The demands of mobile are driving change at an incredible pace inside businesses. As a result, IT organizations are tasked to deliver applications securely and without compromising the end-user experience. It’s also extremely likely that all the applications are not neatly lined up in a row inside the data center, ready to be broadcast out to a variety of devices. The reality is that applications are going to be hosted and executed from a variety of locations—some corporate-owned and some publically hosted. This very real scenario creates a bit of a dilemma for IT.
The challenge for businesses is that applications are diversifying outside the corporate walls and IT needs to assemble the delivery of these workspaces as a comprehensive, corporate-managed work environment as I described in my previous blogs What’s a Workspace? and Supporting Enterprise Mobility: How to Create a Workspace. Currently, IT takes a single threaded approach that typically takes an application-by-application approach, but this isn’t going to meet demands of mobility. IT requires a platform that can:
Assemble: Compile the user information, applications, data, operating system knowledge, device type, and network access into a workspace designed for the user’s role and responsibilities.
Publish: Display and provide access to a workspace that can be explored and presented to the end-user.
Deliver: Optimize the connection between the workspace (independent of location) and user access across multiple devices for an optimal experience
The platform in theory could be executed, managed, and maintained in a variety of places, but it is my strong belief that it needs to have cloud-like point and click consumption characteristics to drive end-user adoption. It also needs to create access and administration controls beyond the core IT admin roll. Applications, desktops, and data can still reside in a variety of locations, but the pieces that complete a workspace—the federation of identity and policies associated with the end-user—have massive potential when aggregated onto a common platform. Also keep in mind that a cloud assembled workspace is more about how workspaces are consumed and less about where the platform resides. The public cloud, hosted private cloud, and on-premises (or some combination of the three) may all be viable options depending on the businesses.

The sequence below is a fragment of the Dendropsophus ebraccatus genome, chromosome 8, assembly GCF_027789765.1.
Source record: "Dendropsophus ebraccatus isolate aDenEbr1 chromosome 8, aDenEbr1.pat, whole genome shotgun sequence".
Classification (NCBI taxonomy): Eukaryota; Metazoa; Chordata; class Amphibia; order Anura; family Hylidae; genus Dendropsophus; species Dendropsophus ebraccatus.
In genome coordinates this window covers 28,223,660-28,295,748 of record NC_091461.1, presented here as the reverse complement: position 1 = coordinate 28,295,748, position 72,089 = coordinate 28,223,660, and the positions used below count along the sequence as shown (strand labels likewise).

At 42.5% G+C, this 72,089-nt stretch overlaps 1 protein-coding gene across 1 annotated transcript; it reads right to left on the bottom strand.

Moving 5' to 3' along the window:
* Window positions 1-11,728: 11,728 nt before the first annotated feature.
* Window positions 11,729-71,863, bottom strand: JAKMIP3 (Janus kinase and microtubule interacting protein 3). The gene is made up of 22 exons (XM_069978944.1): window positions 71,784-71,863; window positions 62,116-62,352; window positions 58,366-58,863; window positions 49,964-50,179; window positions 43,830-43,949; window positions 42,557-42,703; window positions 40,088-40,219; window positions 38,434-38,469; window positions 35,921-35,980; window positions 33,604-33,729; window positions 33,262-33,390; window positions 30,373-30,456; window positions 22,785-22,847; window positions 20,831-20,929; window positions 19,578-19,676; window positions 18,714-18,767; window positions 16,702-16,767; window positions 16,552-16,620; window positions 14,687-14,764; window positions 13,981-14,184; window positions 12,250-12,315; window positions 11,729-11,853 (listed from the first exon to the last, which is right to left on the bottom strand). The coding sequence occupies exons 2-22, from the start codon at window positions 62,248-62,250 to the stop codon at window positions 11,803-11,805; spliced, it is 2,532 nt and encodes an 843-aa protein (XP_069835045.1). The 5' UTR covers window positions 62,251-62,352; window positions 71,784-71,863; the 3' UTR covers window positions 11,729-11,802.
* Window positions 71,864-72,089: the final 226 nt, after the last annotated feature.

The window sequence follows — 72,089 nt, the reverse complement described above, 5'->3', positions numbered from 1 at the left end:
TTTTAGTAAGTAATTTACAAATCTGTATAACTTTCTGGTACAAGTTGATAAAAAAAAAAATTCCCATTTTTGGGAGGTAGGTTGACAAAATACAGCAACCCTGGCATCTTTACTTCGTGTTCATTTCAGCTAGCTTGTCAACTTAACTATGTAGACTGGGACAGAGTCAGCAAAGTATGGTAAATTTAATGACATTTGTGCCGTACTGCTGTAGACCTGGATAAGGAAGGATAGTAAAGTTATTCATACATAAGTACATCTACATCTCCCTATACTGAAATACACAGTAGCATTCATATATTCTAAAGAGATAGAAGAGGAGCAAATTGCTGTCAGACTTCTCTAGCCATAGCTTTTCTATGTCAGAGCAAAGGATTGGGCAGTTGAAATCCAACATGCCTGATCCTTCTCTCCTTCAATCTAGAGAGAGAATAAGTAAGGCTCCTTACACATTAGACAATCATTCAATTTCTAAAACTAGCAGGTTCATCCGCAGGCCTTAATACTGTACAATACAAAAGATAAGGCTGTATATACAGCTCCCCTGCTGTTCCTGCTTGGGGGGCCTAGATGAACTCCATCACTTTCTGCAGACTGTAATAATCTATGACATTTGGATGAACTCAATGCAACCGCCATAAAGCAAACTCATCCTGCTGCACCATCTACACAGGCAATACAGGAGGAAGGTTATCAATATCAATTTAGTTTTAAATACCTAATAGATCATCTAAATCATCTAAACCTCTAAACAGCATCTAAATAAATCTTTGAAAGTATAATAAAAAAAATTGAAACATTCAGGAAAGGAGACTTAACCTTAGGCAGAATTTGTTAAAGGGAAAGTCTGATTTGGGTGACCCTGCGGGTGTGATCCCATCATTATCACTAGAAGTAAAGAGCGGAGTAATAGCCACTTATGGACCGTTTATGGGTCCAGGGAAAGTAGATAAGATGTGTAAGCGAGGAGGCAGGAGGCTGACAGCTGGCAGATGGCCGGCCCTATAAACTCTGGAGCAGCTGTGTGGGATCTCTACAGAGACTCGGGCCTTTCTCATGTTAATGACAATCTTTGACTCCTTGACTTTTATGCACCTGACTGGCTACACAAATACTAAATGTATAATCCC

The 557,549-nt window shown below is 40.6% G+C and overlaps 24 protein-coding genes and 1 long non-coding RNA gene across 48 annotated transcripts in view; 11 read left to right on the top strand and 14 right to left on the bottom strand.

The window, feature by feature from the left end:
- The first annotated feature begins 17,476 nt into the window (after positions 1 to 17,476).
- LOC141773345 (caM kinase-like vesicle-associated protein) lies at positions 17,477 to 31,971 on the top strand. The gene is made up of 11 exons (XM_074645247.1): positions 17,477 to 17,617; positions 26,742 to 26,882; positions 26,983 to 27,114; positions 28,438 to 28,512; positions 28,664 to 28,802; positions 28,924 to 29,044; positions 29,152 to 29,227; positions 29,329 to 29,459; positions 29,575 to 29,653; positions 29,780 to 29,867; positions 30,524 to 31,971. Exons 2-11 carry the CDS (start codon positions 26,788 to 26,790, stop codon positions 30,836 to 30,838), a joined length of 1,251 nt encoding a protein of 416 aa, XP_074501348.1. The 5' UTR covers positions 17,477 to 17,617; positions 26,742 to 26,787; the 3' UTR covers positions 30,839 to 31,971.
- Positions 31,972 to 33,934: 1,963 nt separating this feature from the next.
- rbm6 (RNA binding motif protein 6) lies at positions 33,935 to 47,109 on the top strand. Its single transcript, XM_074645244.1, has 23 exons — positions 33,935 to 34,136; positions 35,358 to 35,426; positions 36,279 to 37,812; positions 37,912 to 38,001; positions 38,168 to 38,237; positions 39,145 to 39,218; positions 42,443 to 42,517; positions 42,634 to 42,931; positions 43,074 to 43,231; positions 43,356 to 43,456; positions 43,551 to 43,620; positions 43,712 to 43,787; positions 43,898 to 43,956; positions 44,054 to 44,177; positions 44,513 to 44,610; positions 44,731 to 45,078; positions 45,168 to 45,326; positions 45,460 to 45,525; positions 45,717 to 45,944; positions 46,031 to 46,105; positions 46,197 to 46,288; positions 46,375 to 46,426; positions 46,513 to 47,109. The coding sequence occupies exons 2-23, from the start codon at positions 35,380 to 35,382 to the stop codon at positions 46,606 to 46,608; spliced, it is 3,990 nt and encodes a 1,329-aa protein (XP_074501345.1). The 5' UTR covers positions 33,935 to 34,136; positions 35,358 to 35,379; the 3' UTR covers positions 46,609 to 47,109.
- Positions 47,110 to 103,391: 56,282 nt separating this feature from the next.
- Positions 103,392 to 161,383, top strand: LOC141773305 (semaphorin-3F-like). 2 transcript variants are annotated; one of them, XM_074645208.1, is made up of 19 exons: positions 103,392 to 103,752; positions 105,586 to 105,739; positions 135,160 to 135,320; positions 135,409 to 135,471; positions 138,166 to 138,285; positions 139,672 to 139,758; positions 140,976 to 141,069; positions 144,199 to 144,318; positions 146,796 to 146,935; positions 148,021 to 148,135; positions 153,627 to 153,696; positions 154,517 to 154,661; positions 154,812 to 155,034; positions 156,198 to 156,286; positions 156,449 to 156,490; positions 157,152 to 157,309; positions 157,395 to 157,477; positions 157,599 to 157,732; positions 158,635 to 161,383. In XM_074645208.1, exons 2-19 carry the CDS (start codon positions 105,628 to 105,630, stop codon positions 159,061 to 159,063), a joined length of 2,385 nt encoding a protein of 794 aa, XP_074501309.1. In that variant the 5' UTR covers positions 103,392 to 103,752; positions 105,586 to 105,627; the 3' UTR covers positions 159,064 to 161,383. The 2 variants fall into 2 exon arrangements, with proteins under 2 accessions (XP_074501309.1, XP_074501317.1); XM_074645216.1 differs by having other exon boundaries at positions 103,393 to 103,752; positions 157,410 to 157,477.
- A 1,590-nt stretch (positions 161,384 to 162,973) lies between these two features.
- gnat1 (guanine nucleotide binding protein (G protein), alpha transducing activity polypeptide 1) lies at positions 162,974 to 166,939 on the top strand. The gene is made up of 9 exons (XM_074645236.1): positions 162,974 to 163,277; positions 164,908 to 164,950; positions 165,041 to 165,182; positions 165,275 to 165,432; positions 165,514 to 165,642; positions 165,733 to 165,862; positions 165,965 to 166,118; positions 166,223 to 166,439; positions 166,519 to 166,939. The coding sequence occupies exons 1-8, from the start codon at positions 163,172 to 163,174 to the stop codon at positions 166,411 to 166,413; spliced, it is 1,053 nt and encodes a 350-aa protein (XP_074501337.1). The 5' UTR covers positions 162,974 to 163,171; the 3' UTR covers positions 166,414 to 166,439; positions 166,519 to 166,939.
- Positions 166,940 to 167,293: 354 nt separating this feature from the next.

Creating a cloud assembled workspace is not a trivial task and IT has been met with infrastructure and connectivity complexity that has held them back from aggregating multiple desktop and application delivery models onto a single platform. It’s relatively simple for an IT vendor to display a markettecture similar to the design goal we shared in the ESG market summary report, Workplace Delivery: Desktop, Application, and Mobility Platforms for Hybrid End-user Computing Environments, but either owning all the technology or partnering to pull together all the critical pieces can be a complex operational and partnering model inside these organizations
We will explore what IT vendors have accomplished to date with cloud assembled workspaces and what’s required to activate the workspaces, and highlight some potential market differentiators in my next blog Supporting Enterprise Mobility: How IT Vendors Are Helping Create Workspaces.